If you worship truth, you’re a heathen.
In the West, many times, self-proclaimed Christians unknowingly worship verifiable fact.
But reliance on verifiable fact is entirely opposed to faith in God, whose appearance as a human is a ludicrous impossibility but for the simple exercising of faith.
Hebrews 11:6 (ESV) says:
And without faith it is impossible to please him, for whoever would draw near to God must believe that he exists and that he rewards those who seek him.
What is faith? Faith is the exercising of the imagination on God’s promises. Without the human imagination, faith is impossible, worship is impossible, and pleasing God is impossible.
Jesus said that if we’re nice only to those who are nice to us, our niceness is meaningless (Luke 6:32-36). In the same way, when we believe only in what may be proven, our belief is nothing.
Children believe implicitly. They do not find faith a hard concept to grasp. Only after being indoctrinated with scientific thought does faith become difficult.
We take that to mean children are naïve and easily fooled. But here we must caution ourselves. Because across the board, four year old’s have an easier time following Christ than thirty-year-old science majors.
Can’t you see? Isn’t it obvious?
I’m not saying we need to reject truth or verifiable fact. Accepting those is necessary and easy.
The difficult part is moving past truth and verifiable fact to actual faith in an intangible, infinite God who knows things we can never wrap our minds around, and uses them to order a universe that mostly lies beyond the cold grip of science.
If you don’t prioritize faith over knowledge, the first calamity will pummel your faith.
When pressures rise, and pain increases, reliance on intellect will be the sand you built your house on.
This is why my writing fantasy is an elaborate prayer and a form of worship. Because it is a tool I use to set my heart on the mysteries of Christ.
Western adults are so terrified that fantasy will confuse children. But anyone who’s ever played make-believe with a four year old child knows that this is a silly fear.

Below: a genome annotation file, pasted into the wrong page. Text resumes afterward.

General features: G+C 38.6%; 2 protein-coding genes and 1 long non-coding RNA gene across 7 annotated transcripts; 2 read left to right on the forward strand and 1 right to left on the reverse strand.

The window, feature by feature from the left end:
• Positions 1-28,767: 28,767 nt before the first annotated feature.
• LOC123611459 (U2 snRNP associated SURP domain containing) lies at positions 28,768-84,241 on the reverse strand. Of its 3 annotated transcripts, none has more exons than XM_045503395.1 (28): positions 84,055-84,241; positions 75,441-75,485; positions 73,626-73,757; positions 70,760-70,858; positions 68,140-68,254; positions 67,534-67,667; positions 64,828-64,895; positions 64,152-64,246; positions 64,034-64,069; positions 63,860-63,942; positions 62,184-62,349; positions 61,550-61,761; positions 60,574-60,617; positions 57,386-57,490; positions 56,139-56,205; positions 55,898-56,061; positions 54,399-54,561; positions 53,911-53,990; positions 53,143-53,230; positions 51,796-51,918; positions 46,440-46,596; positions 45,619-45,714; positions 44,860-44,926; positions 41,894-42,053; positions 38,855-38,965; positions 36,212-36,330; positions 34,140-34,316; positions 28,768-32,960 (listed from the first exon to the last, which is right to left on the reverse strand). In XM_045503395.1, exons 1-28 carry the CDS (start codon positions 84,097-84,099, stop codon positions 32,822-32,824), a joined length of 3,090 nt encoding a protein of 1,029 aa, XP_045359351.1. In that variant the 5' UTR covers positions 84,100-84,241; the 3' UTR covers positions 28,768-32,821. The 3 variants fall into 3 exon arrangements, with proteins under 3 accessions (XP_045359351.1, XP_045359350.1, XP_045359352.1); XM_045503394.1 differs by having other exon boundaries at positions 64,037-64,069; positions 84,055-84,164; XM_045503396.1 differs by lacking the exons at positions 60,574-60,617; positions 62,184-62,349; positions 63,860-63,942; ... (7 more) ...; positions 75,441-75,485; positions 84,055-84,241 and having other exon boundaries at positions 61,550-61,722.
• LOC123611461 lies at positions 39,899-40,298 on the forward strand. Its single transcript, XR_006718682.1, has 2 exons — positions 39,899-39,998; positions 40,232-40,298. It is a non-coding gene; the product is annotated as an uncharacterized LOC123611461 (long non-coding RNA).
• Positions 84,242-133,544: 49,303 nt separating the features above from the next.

Children know that make-believe is not real, and that is precisely why they enjoy it. Like irony, to know that something is not true and yet to act as though it is provides the purest of joys.
Until we grow older, and everyone tells us that make-believe is unhelpful and dangerous. That the imaginary worlds we loved when we were children are not only distasteful, but a waste of time.
At first, we don’t listen. But demands pile on top of demands, and we trade a sense of wonder for practical engagement with everyday life.
It’s not all bad.
We need to be diligent and faithful in our daily duties. But sometimes the dust of this world weighs heavy, and we forget that through everything, God has strung his beauty like a master weaver at the loom.
This, I think, is the primary strength in Christian fantasy: that it can so powerfully re-awaken our love for, and fascination with, God’s beauty.
If you ever wonder why certain church groups seem stale, rude, or resentful, search for a fascination with the wonders and beauty of God’s person. You won’t find it. Search for a vibrant, daily personal practice of prayer and worship. You won’t find it.
You can find theologians among the spiritually dead.
It’s not about knowledge, it’s about faith.
Without the human imagination, heart-level worship doesn’t exist.
That’s also how Christian fantasy can broaden our capacity for worship, because it broadens our imaginations.
That’s why I read it. That’s why I write it. That’s why I love it.
“Flood comes at you like a storm. There’s a simplicity to its tumult, a feral edge to its beauty.”
— Lorehaven Magazine
Explore Brennan S. McPherson’s novel Flood in the Lorehaven Library.
Read our full review exclusively from the spring 2018 issue of Lorehaven Magazine!